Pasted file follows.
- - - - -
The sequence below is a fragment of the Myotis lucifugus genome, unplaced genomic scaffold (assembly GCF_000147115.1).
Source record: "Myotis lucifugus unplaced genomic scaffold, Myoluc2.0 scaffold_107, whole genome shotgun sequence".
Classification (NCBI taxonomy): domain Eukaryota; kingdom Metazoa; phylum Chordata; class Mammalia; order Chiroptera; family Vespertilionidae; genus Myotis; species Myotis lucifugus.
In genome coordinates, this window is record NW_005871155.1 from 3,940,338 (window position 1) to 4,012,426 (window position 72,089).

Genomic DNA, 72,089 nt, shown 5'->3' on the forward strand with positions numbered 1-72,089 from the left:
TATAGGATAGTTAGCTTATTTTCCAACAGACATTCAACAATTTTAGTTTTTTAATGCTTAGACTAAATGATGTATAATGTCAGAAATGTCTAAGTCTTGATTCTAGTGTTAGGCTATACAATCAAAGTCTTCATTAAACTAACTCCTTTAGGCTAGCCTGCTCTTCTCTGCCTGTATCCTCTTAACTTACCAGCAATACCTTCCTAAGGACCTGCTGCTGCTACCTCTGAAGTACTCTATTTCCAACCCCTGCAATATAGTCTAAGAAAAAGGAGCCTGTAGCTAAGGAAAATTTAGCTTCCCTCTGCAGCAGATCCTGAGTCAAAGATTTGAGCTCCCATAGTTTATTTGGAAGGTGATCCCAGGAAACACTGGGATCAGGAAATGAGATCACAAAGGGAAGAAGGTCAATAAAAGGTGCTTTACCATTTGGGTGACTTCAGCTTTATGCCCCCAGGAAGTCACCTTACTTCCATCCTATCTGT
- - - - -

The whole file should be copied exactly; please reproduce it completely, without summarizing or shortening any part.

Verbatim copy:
The sequence below is a fragment of the Myotis lucifugus genome, unplaced genomic scaffold (assembly GCF_000147115.1).
Source record: "Myotis lucifugus unplaced genomic scaffold, Myoluc2.0 scaffold_107, whole genome shotgun sequence".
Classification (NCBI taxonomy): domain Eukaryota; kingdom Metazoa; phylum Chordata; class Mammalia; order Chiroptera; family Vespertilionidae; genus Myotis; species Myotis lucifugus.
In genome coordinates, this window is record NW_005871155.1 from 3,940,338 (window position 1) to 4,012,426 (window position 72,089).

Genomic DNA, 72,089 nt, shown 5'->3' on the forward strand with positions numbered 1-72,089 from the left:
TATAGGATAGTTAGCTTATTTTCCAACAGACATTCAACAATTTTAGTTTTTTAATGCTTAGACTAAATGATGTATAATGTCAGAAATGTCTAAGTCTTGATTCTAGTGTTAGGCTATACAATCAAAGTCTTCATTAAACTAACTCCTTTAGGCTAGCCTGCTCTTCTCTGCCTGTATCCTCTTAACTTACCAGCAATACCTTCCTAAGGACCTGCTGCTGCTACCTCTGAAGTACTCTATTTCCAACCCCTGCAATATAGTCTAAGAAAAAGGAGCCTGTAGCTAAGGAAAATTTAGCTTCCCTCTGCAGCAGATCCTGAGTCAAAGATTTGAGCTCCCATAGTTTATTTGGAAGGTGATCCCAGGAAACACTGGGATCAGGAAATGAGATCACAAAGGGAAGAAGGTCAATAAAAGGTGCTTTACCATTTGGGTGACTTCAGCTTTATGCCCCCAGGAAGTCACCTTACTTCCATCCTATCTGT